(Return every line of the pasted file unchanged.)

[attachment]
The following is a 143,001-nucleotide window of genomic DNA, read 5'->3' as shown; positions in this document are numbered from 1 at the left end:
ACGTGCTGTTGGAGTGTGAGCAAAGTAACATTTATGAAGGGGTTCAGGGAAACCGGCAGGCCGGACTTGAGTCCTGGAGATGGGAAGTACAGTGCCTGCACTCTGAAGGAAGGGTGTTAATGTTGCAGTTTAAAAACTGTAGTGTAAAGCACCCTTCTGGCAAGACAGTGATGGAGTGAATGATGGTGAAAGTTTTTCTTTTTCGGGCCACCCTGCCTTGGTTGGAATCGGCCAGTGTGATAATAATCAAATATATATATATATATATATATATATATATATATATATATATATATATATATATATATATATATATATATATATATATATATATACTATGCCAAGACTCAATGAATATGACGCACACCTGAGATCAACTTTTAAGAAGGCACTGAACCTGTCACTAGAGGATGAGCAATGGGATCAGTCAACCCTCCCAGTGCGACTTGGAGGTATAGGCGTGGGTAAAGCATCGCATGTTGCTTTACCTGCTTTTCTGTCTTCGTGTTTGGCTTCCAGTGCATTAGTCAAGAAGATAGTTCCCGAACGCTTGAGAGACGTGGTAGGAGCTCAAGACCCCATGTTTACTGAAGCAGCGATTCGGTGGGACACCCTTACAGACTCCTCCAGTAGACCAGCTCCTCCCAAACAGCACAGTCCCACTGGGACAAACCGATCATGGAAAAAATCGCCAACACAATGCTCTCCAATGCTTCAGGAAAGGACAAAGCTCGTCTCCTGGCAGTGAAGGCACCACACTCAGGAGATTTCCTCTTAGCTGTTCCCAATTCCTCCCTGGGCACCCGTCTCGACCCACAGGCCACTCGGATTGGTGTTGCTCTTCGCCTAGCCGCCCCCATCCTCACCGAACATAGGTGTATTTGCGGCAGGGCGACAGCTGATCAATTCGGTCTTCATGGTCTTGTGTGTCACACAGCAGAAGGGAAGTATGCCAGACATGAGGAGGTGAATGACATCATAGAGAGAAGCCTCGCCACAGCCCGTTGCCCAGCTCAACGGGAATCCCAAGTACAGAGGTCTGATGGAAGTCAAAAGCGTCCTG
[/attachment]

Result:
The following is a 143,001-nucleotide window of genomic DNA, read 5'->3' as shown; positions in this document are numbered from 1 at the left end:
ACGTGCTGTTGGAGTGTGAGCAAAGTAACATTTATGAAGGGGTTCAGGGAAACCGGCAGGCCGGACTTGAGTCCTGGAGATGGGAAGTACAGTGCCTGCACTCTGAAGGAAGGGTGTTAATGTTGCAGTTTAAAAACTGTAGTGTAAAGCACCCTTCTGGCAAGACAGTGATGGAGTGAATGATGGTGAAAGTTTTTCTTTTTCGGGCCACCCTGCCTTGGTTGGAATCGGCCAGTGTGATAATAATCAAATATATATATATATATATATATATATATATATATATATATATATATATATATATATATATATATATATATATATATATATATATACTATGCCAAGACTCAATGAATATGACGCACACCTGAGATCAACTTTTAAGAAGGCACTGAACCTGTCACTAGAGGATGAGCAATGGGATCAGTCAACCCTCCCAGTGCGACTTGGAGGTATAGGCGTGGGTAAAGCATCGCATGTTGCTTTACCTGCTTTTCTGTCTTCGTGTTTGGCTTCCAGTGCATTAGTCAAGAAGATAGTTCCCGAACGCTTGAGAGACGTGGTAGGAGCTCAAGACCCCATGTTTACTGAAGCAGCGATTCGGTGGGACACCCTTACAGACTCCTCCAGTAGACCAGCTCCTCCCAAACAGCACAGTCCCACTGGGACAAACCGATCATGGAAAAAATCGCCAACACAATGCTCTCCAATGCTTCAGGAAAGGACAAAGCTCGTCTCCTGGCAGTGAAGGCACCACACTCAGGAGATTTCCTCTTAGCTGTTCCCAATTCCTCCCTGGGCACCCGTCTCGACCCACAGGCCACTCGGATTGGTGTTGCTCTTCGCCTAGCCGCCCCCATCCTCACCGAACATAGGTGTATTTGCGGCAGGGCGACAGCTGATCAATTCGGTCTTCATGGTCTTGTGTGTCACACAGCAGAAGGGAAGTATGCCAGACATGAGGAGGTGAATGACATCATAGAGAGAAGCCTCGCCACAGCCCGTTGCCCAGCTCAACGGGAATCCCAAGTACAGAGGTCTGATGGAAGTCAAAAGCGTCCTG